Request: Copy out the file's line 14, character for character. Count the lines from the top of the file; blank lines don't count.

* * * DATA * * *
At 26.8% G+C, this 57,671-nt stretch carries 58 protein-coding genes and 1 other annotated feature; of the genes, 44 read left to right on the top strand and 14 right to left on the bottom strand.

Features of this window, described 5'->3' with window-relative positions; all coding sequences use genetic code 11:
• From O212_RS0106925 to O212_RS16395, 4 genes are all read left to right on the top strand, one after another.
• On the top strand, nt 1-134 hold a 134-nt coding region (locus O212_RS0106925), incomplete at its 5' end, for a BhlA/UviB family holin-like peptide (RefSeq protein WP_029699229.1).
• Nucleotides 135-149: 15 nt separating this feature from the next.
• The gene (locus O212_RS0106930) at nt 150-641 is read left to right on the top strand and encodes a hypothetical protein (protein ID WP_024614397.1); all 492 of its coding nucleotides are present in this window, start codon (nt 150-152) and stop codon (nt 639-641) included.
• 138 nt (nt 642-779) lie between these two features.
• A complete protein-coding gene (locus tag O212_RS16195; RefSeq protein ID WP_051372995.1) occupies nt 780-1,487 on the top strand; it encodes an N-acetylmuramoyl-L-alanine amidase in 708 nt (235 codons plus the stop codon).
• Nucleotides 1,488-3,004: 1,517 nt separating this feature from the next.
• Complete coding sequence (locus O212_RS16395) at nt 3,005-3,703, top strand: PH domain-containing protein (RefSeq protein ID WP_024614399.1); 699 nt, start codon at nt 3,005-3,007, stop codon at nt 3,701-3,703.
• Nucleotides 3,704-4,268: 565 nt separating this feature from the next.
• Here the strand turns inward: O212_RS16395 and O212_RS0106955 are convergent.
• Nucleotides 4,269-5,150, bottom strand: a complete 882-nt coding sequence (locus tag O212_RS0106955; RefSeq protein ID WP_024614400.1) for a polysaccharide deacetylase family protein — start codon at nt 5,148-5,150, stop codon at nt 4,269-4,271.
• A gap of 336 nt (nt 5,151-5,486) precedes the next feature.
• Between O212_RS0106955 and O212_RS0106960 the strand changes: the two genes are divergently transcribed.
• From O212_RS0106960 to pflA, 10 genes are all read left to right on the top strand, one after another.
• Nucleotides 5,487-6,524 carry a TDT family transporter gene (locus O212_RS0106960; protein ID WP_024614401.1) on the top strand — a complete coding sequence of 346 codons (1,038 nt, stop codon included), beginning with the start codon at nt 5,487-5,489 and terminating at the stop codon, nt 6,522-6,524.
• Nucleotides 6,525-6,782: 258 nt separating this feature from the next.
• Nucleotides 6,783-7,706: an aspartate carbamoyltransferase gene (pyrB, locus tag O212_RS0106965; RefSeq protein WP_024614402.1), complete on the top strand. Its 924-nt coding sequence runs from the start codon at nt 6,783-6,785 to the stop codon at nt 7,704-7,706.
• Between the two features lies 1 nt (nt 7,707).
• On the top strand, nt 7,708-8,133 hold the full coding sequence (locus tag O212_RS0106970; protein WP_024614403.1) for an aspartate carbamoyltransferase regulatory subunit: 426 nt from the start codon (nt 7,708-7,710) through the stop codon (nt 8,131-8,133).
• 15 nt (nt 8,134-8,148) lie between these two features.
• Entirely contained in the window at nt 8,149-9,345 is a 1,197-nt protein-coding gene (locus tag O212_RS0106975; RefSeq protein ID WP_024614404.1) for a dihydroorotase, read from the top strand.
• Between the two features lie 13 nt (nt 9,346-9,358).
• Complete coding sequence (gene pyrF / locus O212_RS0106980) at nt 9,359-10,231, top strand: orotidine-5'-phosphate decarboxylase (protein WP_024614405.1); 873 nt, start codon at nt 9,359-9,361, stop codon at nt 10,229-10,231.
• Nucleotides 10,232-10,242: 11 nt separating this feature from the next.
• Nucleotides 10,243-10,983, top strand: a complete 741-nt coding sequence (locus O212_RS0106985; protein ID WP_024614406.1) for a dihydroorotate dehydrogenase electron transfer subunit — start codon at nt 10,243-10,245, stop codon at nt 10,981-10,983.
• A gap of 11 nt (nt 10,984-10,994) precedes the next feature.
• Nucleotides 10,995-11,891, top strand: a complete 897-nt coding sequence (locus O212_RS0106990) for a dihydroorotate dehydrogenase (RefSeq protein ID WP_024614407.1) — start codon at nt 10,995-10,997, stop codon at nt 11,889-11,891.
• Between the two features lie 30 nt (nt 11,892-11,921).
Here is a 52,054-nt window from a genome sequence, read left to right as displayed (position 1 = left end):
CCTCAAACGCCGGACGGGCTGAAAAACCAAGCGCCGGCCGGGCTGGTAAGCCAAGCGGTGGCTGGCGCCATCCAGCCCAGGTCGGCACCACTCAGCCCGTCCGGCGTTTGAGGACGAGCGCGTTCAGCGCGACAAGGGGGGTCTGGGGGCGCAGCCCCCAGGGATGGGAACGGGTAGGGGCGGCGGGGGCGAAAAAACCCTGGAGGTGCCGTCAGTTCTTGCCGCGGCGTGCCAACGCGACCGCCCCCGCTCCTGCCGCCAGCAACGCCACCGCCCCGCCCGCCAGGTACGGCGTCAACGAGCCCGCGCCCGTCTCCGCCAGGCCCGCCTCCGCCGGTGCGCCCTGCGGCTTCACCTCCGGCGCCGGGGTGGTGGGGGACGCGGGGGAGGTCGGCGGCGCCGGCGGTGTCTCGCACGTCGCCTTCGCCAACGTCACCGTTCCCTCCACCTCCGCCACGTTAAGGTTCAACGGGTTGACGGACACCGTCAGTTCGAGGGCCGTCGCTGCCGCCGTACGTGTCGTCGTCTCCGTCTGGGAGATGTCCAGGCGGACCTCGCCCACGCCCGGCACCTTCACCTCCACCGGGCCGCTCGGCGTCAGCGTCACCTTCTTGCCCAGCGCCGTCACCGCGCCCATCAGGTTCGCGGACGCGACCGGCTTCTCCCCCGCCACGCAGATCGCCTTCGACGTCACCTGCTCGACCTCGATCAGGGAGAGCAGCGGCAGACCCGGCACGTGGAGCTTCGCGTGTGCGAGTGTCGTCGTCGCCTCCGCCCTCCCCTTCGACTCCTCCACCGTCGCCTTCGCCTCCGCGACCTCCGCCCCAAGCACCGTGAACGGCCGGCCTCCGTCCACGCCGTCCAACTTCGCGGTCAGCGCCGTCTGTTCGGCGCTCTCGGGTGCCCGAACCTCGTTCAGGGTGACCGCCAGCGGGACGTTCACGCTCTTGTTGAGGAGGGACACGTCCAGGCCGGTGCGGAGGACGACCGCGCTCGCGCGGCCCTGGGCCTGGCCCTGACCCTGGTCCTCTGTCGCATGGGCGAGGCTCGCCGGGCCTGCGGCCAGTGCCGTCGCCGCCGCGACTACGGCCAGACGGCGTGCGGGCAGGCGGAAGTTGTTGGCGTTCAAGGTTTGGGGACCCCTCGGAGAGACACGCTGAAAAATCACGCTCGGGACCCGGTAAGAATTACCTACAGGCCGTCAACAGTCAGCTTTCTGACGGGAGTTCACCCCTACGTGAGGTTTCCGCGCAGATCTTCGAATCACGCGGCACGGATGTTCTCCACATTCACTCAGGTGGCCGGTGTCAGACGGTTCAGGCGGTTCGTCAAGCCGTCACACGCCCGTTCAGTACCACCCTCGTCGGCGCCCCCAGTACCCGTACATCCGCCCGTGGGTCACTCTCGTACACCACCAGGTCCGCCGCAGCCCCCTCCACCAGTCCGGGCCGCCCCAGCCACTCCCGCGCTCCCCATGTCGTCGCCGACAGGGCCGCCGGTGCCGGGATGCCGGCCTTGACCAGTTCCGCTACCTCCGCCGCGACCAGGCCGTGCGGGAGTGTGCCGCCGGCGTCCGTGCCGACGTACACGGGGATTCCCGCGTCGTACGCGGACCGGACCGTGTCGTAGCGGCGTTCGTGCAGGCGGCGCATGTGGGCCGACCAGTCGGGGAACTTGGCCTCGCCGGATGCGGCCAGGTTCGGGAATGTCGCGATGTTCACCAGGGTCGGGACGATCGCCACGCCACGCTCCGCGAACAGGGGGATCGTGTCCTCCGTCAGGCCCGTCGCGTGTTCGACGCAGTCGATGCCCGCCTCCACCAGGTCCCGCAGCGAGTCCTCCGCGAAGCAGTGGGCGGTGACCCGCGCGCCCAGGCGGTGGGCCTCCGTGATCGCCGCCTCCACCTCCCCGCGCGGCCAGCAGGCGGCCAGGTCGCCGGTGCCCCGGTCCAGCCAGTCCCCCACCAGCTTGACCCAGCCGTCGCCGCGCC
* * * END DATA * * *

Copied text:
• A gap of 336 nt (nt 5,151-5,486) precedes the next feature.